Confusing elections

July 25, 2017 01:00 AM Birendra P Mishra

The Election Commission can reduce the number of invalid votes in Province 2 by using two ballot papers.

Voters have cast their ballots to elect their local representatives after two decades, as they had previously done in the local body elections of May/June 1997. This time, millions of new voters have exercised their voting rights. But millions have also been deprived of their rights as only 14 million voters have only been registered out of more than 20 million eligible voters. In the two phases of election, elections for 617 out of 744 local units have been conducted peacefully and all results except for one unit have come out. Election for 127 units for eight districts of Province 2 is due on September 18.

No election is held for election’s sake. Elections elect real representatives, and ought to be inclusive and proportional. In our electoral democracy, representatives are elected through an electoral process, and voting is needed only when there is more than one candidate claiming the post. If election gives erroneous results, the whole exercise is rendered a farce. This is because we have a plurality electoral system in which a candidate with the highest number of votes wins, even with the margin of one vote. 

First-Past-the-Post (FPTP) system has been adopted for election of five posts—local unit chief, deputy chief, ward chief, and woman and dalit ward members—and Block Vote (BV) system for election of two general category ward members. Under FPTP, every voter has one vote to choose one candidate for one post; whereas under BV system, a voter has two votes to choose two candidates for two posts. Though these two systems have differing characters, both have been used in one ballot paper, creating great confusion among voters. It ultimately led to a high percentage of invalid votes, which in turn may have affected election outcomes. 

The Election Commission reportedly spent Rs 750 million on voter education. But it hardly matters what the EC spent. What matters is what it did to minimize the number of invalid votes, which vitiate the final results, defeating the very purpose of election. It seems that the commission neither learned from its experiences of the two Constituent Assembly elections where it had used two ballot papers, nor did it foresee the challenges due to big sizes of ballot papers, resulting in high number of invalid votes. Nor does the commission seem to have realized the importance of each and every vote which can decide the fate of a candidate.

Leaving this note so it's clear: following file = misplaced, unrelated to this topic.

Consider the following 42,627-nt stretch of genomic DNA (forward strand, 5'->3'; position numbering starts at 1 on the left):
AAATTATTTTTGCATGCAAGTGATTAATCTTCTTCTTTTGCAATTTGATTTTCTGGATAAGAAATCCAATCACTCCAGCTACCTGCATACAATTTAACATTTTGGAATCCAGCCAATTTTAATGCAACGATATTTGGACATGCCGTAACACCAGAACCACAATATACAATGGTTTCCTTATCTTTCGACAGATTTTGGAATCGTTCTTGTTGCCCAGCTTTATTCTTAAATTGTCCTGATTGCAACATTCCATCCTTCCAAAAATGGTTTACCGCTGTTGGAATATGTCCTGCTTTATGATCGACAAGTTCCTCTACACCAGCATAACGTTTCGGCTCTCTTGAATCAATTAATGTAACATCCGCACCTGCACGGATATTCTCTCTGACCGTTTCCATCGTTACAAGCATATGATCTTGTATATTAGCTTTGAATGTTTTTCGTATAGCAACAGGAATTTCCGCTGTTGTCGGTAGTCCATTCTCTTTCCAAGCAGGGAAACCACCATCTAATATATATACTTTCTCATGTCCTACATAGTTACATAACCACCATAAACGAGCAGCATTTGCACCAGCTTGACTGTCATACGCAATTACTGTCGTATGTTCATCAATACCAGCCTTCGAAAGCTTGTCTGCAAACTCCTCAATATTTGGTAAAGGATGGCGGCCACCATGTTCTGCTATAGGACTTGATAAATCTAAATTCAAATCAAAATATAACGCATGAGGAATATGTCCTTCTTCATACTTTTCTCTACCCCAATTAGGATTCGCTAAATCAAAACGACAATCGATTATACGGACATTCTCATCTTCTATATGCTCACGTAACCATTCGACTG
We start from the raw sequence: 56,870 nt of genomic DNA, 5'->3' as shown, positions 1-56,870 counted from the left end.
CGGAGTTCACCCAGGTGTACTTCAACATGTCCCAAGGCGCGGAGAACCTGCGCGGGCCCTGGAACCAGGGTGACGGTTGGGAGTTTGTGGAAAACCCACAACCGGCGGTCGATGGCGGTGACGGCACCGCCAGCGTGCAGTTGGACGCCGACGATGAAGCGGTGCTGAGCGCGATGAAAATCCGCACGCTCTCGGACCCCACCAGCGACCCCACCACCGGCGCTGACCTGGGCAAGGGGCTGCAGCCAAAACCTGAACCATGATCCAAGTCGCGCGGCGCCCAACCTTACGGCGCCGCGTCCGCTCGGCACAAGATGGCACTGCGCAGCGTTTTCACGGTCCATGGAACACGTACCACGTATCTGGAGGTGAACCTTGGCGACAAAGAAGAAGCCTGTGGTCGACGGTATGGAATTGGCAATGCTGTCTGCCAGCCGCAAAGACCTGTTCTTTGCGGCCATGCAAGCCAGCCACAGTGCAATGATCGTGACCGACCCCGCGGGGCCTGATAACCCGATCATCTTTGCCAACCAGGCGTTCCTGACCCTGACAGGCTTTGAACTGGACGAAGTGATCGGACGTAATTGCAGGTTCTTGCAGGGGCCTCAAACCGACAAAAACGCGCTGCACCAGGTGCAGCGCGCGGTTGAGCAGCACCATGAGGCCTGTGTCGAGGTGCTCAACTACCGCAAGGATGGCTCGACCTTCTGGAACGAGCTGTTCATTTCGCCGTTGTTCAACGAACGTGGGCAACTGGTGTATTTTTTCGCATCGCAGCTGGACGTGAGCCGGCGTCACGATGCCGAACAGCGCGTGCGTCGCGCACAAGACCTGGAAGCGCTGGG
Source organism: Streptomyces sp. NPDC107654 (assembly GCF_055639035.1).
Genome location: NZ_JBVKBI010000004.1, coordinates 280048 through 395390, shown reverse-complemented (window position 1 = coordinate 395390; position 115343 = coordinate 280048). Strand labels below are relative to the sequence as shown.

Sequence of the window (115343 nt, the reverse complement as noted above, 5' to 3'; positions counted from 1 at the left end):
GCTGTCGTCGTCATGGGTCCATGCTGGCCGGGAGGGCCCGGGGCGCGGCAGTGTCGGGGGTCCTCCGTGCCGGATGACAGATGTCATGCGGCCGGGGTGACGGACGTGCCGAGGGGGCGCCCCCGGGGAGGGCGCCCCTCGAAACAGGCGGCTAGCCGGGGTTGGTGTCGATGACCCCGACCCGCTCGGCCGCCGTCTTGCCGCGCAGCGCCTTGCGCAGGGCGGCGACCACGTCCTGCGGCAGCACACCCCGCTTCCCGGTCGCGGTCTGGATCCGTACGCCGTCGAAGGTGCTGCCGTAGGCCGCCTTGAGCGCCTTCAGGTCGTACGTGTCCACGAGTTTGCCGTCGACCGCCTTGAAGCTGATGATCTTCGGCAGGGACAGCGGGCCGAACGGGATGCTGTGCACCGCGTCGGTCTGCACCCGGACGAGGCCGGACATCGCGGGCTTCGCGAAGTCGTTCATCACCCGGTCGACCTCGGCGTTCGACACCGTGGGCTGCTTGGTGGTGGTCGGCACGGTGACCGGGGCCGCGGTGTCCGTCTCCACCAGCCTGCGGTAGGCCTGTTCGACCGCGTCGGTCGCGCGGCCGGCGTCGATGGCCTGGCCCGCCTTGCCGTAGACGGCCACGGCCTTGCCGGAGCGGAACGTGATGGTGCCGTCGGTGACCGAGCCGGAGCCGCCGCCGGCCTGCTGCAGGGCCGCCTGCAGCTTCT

Previously, the percentage of invalid votes was low. In the 1991 general election, it was 4.42 percent; in 1994, it was 3.16 percent; coming to 1999 election, it was as low as 2.75 percent. In the last local election in 1997, less than 5 percent votes were invalid. In last CA election it was 5 percent. Against this backdrop, currently, around 22 percent of votes cast in the two phases of local elections have been declared invalid, which is excessively high. High percentage of invalid votes suggests that voter’s choice has been diluted and money spent on electoral process wasted. The EC has lost its credibility. Some procedural improvements are urgently required.

Interestingly, big cities have witnessed as high as 17 to 22 percent invalid votes. For examples, in Biratnagar, the share of invalid votes has gone up to 21 percent, while in Kathmandu and Lalitpur it was 17 percent and 18 percent respectively. In contrast, in Gorkha 12.7 percent votes were invalid and in Mygdi, 12.9 percent were invalid. In Kapilvastu, it is about 17.11 percent while it is 22.62 percent in Krishnanagar. In some constituencies in Tarai-Madhes, some ballot papers were deliberately spoiled as a significant number of voters were against local polls. 

But what explains high invalid votes in Kathmandu and Lalitpur? Strikingly, the number of invalid votes is greater than the winner’s votes in some units. Statistically, the number of invalid votes is highly significant in units with four or five strong candidates. In the Last CA election, a candidate with hardly 11 percent votes had won in Mahottari-4.

For the third phase of election, the Election Commission can reduce the number of invalid votes in Province 2 by using two ballot papers, one for the first five posts and second for last two posts, both of which have been discussed above. It can have ballot papers printed locally after distribution of electoral symbols. This is possible, as the EC has to get the ballots printed for just 127 units. The printing cost may not be that high; it might even be less than the amount spent on recent procurement of luxury vehicles by election commissioners. In the future, the EC will be justified if it conducts local election province by province, as the country has already become a federal state.

The author is an ex-Election Commissioner 

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